You’ve heard about government grants for writers, but you don’t know where to find them or whether you even qualify for any of them.
True, some of them are for residents of a specific state. And some are for applicants of a specific demographic.
But plenty of them only require that you submit high-quality work for their consideration. And the need-based ones don’t even require that.
To help you find the best grant options for you, we’ve collected 23 of the best grants for writers living in the United States.
- 25 Writers’ Grants to Fund Your Next Project
- Creative Writing Grants
- Carnegie Fund for Authors (US)
- Elizabeth George Foundation
- Freelancers Relief Fund
- Karen and Philip Cushman Late Bloomer Award
- PEN American Writers Emergency Fund
- PEN/Phyllis Naylor Grant for Children and Young Adult Novelists
- SFWA Emergency Medical Fund
- Speculative Literature Foundation (6 Grants)
- What the Fund (Worldwide)
- Nonfiction Writing Grants
- Grants for Writers of Color
- Grants for Female Writers
- Grants for Parents
25 Writers’ Grants to Fund Your Next Project
While many states have their own grants for resident writers, the grants listed here are for writers who live in the United States, regardless of their particular state of residency.
Many are need-based while some are specificaly for female writers or writers of color. You’ll see the more specific ones grouped accordingly.
Creative Writing Grants
Along with grants for fiction witers, these can include book writing grants and poetry grants, as well as funds for screenwriters, playwriters, and fiction freelancers.
This fund is open to any American author who’s published at least one book of reasonable length commercially (with evidence of reader acceptance) and whose current circumstances have placed them in need of emergency financial assistance.
The Carnegie Fund is open to both fiction and nonfiction authors, even if their work has only been published in ebook or printed format. Applicants must provide documentation to support their claim of financial need.
This foundation offers artistic grants to unpublished fiction writers, poets, and emerging playwrights, as well as organizations that benefit disadvantaged youth.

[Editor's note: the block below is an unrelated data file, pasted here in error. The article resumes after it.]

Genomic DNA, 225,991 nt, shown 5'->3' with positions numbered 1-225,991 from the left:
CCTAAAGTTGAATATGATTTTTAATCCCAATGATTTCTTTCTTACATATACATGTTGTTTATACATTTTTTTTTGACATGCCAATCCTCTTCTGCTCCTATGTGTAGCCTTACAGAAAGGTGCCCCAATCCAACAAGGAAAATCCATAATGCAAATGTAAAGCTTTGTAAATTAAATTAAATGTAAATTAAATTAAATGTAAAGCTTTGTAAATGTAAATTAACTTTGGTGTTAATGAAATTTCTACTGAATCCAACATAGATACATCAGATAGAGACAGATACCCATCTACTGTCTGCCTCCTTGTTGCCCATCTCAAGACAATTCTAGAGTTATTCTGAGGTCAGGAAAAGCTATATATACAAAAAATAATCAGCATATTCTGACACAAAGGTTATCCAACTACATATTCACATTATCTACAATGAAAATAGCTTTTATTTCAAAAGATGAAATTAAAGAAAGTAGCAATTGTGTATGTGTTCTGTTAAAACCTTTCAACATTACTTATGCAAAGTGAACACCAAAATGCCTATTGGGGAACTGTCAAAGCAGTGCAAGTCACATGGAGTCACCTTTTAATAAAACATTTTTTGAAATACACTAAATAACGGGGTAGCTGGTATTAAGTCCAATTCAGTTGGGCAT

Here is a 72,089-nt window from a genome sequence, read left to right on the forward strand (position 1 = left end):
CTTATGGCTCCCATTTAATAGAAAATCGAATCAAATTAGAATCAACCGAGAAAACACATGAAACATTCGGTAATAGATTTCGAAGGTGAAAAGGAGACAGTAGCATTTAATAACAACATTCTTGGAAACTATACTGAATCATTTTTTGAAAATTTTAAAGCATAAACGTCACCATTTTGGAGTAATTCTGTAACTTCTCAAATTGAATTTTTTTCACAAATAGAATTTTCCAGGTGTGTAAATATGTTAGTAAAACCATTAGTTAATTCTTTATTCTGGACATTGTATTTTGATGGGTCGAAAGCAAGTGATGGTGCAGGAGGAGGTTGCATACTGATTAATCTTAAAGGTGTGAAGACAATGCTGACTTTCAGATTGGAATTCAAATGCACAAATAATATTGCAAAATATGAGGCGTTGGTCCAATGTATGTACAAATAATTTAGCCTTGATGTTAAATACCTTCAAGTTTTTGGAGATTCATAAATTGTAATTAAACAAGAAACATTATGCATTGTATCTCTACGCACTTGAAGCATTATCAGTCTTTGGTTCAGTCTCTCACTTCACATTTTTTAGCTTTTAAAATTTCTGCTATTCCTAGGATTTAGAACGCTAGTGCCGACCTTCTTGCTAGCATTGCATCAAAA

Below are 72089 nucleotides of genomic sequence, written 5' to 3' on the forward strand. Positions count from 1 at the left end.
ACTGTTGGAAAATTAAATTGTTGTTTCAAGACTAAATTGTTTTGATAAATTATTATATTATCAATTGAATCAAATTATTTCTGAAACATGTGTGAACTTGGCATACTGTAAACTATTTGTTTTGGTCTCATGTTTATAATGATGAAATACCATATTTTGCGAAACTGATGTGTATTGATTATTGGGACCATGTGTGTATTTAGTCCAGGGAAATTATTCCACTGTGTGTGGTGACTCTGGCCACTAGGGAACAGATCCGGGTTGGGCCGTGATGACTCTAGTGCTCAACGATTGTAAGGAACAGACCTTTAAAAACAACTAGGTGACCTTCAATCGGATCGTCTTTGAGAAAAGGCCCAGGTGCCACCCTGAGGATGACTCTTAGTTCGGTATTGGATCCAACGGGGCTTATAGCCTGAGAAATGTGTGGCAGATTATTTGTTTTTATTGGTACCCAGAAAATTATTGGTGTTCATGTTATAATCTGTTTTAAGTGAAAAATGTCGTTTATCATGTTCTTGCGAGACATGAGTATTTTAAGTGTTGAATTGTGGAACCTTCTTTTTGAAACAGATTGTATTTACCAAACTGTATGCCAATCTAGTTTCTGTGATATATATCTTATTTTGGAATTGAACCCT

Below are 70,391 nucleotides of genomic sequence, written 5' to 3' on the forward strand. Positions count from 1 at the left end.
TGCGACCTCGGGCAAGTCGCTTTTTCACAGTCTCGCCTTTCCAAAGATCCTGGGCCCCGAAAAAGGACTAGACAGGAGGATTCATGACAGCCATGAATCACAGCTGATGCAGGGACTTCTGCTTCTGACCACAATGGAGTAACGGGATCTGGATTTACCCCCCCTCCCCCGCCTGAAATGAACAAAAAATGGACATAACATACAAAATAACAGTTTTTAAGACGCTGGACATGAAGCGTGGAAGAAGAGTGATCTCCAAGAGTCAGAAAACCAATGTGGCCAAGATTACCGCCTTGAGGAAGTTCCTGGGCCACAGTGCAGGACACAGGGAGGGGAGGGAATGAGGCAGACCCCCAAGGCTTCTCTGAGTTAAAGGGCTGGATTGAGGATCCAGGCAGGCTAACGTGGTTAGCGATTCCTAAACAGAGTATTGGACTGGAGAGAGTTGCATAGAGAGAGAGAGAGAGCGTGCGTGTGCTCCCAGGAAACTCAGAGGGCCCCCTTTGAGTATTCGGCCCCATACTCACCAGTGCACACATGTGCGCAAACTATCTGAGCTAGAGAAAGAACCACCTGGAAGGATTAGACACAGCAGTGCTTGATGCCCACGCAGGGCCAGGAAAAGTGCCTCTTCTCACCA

They welcome writers of all ages and background, seeking in particular those who show passion for their work, talent in their use of language, and the discipline to write every day.
You begin the application process by requesting a brochure by mail. The deadline for applications is July 1st.
During difficult times, freelancers face the prospect of financial hardship from canceled or postponed contract work without the benefit of paid sick leave or unemployment compensation.
The Freelancers Relief Fund offers grants of up to $1,000 per freelancer to help cover lost income and essential expenses. If freelance work is your primary source of income, and you’ve lost 50%+, join their Freelancer’s Union to receive updates and apply for the grant.
The Late Bloomer Award is for authors over the age of fifty who write children’s literature but have not been traditionally published.
Newbery Award winner and Newbery Honor Book recipient Karen Cushman and her husband Philip Cushman established this grant with the Society of Children’s Book Writers and Illustrators (SCBWI).
The winner receives $500 and free tuition to any SCBWI conference anywhere in the world.
PEN America has expanded its longstanding Writer’s Emergency Fund to support more writers at a time when so many face risks to their health and livelihood.
The organization offers grants of $500 to $1,000, based on need, using a streamlined process to more quickly respond to the needs of writers. Fiction and nonfiction authors based in the U.S. can apply on their website.